Lawrie Shabibi presents The Soil From Which We Came, the first solo exhibition of Larry Amponsah (b. 1989, Ghana) in the UAE. The exhibition continues the artist’s experimentation, reconfiguration and modification of archival imagery through collage and painting, in order to evoke a deeper awareness of interconnectivity and focus on contemporary Black culture, identity, politics and history.
As a whole the exhibition can be considered a love story — one that explores connections: person to person, the inhabitant and the inhabited, and the relationship between things and people. It also looks at the extent to which one can pursue and push the possibility of painting and mixed media as an artist. Amponsah embarked on a journey to reinvent painting through a horticultural approach, which is full of vitality, hope and possibilities while confronting some of the unresolved questions of the language of painting, and the possibilities of representation in the history of art.
Central to the exhibition is Amponsah’s latest series of large-scale paintings, brimming with intricately cross-pollinated images seemingly torn from magazines and other media. Images of fruits, plants, vegetables and flowers that would normally seem difficult to intersect naturally are cleverly planted into each work. The compositions materialise from smaller collages which are scanned, digitally manipulated, printed onto canvas and worked on further using traditional painting techniques. Illusive to the senses, these works do not fall under the category of painting when looked at, and/or under collage when observed closer. They are neither shaped by reality nor fiction, but reside in the space between the physical and imagined. Amponsah’s visual approach has the ability to deceive, enhance, grow, revive, protect, invade, and blossom, just like the natural world. The result is a new series of dynamic, fluid, ethereal ecosystems within which the characters come to life. Amponsah invites viewers to immerse in this flourishing environment and to join his heart-felt discussion about the politics of representation and to rethink and celebrate the beauty of Black resilience, achievements and contributions to the world.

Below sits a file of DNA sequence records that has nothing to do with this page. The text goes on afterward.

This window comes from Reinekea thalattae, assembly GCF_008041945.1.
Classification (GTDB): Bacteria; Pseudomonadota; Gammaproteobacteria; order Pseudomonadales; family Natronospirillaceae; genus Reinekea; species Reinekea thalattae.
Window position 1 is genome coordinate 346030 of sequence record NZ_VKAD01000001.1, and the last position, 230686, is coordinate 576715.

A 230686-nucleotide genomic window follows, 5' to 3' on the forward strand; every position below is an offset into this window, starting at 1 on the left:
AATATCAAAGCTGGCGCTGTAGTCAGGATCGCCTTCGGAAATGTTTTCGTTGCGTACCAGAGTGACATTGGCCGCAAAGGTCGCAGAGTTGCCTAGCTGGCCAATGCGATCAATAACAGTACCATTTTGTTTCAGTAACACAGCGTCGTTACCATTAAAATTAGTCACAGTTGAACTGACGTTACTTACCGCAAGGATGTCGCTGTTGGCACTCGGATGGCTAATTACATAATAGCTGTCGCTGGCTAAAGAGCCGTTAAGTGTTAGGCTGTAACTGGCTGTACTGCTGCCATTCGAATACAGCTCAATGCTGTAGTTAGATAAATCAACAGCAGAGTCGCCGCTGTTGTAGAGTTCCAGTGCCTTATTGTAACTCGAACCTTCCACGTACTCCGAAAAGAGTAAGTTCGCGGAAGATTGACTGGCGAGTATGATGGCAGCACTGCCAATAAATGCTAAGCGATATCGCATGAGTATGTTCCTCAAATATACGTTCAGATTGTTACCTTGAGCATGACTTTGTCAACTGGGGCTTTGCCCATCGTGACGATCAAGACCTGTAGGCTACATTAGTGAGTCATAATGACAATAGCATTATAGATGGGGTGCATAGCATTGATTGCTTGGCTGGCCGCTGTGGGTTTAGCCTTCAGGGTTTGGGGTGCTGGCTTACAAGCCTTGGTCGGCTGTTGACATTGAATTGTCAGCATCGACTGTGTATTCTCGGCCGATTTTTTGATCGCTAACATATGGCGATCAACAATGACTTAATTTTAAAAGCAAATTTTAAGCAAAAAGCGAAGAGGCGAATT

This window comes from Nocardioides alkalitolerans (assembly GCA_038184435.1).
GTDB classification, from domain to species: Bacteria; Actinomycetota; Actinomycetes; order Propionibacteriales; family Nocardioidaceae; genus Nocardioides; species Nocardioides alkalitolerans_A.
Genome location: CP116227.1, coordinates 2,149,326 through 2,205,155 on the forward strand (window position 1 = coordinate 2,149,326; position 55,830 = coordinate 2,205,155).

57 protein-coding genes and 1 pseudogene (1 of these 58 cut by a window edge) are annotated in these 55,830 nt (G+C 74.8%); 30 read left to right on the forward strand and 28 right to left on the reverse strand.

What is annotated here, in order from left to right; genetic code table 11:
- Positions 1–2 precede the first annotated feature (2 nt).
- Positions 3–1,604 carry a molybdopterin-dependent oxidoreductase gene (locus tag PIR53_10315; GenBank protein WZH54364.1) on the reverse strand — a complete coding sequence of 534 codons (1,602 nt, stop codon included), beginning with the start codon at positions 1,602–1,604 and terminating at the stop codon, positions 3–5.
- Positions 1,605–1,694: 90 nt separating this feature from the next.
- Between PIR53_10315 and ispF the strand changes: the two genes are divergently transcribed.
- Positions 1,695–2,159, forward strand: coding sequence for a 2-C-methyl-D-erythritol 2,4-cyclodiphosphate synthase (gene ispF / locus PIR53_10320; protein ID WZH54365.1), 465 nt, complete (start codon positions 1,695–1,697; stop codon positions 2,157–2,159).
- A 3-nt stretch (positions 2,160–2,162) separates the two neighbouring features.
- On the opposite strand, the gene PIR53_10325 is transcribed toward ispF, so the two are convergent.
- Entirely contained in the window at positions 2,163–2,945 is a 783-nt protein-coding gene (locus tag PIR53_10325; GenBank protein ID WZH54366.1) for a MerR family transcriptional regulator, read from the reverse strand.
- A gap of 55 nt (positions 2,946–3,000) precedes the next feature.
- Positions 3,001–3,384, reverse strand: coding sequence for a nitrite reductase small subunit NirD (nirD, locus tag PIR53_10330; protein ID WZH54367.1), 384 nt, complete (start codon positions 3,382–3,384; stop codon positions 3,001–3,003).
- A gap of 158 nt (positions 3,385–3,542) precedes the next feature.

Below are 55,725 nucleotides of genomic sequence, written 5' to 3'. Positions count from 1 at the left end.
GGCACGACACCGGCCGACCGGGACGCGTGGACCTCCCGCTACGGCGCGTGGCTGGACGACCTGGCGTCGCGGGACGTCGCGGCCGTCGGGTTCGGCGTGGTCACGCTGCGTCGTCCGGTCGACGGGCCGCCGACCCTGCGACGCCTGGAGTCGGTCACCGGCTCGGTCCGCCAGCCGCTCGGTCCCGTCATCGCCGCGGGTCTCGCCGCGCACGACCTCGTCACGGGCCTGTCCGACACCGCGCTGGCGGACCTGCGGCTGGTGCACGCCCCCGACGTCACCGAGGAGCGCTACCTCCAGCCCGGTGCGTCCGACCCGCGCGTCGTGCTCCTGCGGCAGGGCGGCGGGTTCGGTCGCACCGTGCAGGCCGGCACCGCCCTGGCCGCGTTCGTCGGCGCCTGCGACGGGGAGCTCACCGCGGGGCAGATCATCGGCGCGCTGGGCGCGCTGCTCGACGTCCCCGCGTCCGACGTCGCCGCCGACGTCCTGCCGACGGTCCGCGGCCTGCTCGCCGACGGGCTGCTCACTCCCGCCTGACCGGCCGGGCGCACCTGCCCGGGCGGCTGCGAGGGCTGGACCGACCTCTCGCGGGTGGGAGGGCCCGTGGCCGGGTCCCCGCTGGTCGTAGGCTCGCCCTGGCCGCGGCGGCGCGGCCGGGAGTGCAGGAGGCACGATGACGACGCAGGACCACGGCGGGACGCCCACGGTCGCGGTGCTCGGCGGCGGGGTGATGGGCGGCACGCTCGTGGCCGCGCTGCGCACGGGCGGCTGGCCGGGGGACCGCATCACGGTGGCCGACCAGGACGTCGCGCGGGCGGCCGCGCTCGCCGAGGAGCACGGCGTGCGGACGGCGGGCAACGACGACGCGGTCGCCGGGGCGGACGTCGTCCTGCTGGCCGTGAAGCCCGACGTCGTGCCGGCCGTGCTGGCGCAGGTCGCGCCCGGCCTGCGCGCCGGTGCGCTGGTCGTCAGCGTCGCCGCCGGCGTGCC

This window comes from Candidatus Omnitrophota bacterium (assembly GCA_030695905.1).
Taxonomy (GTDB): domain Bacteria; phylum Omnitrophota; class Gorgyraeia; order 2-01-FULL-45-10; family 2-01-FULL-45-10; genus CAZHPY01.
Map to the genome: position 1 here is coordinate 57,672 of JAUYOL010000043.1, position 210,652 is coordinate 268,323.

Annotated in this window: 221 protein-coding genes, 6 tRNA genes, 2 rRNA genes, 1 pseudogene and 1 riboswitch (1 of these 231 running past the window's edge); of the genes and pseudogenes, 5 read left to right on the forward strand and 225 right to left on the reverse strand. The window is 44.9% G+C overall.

In his small portrait series, Amponsah deploys a succession of painting techniques on paper, meticulous layering and then re-collaging archival imagery to produce eminent yet unrecognisable portraits – blurring the lines between glossy contemporary depictions in print media and true identity. Similarly in his medium paper works such as Intellectual Gangster (2021) the artist adds layers through painting to create fluid and unique spaces for his characters. “My practice in itself has been deliberately designed to dissect some of the many key discourses of painting by way of complex layering or by reduction (simplifying) at times.” The layers give weight and depth to this body of work as a whole and enrich each character’s narrative, reference Amponsah’s upbringing and create a conversation about global Black narratives. With reference to materiality, identity and culture, this series displays a rich community of people that conjure notions of mystery, fluidity, complexity and independence.
Adam, the sculpture mirroring his latter works with fragments of ripped media, is embellished and overflowing with flora and embodying the idea of growth. In the context of the exhibition it is positioned to become both the trigger and interrupter of dialogues. This is not the first time the artist crosses the disciplines of painting, collage and sculpture, but he considers this to be the most dynamic.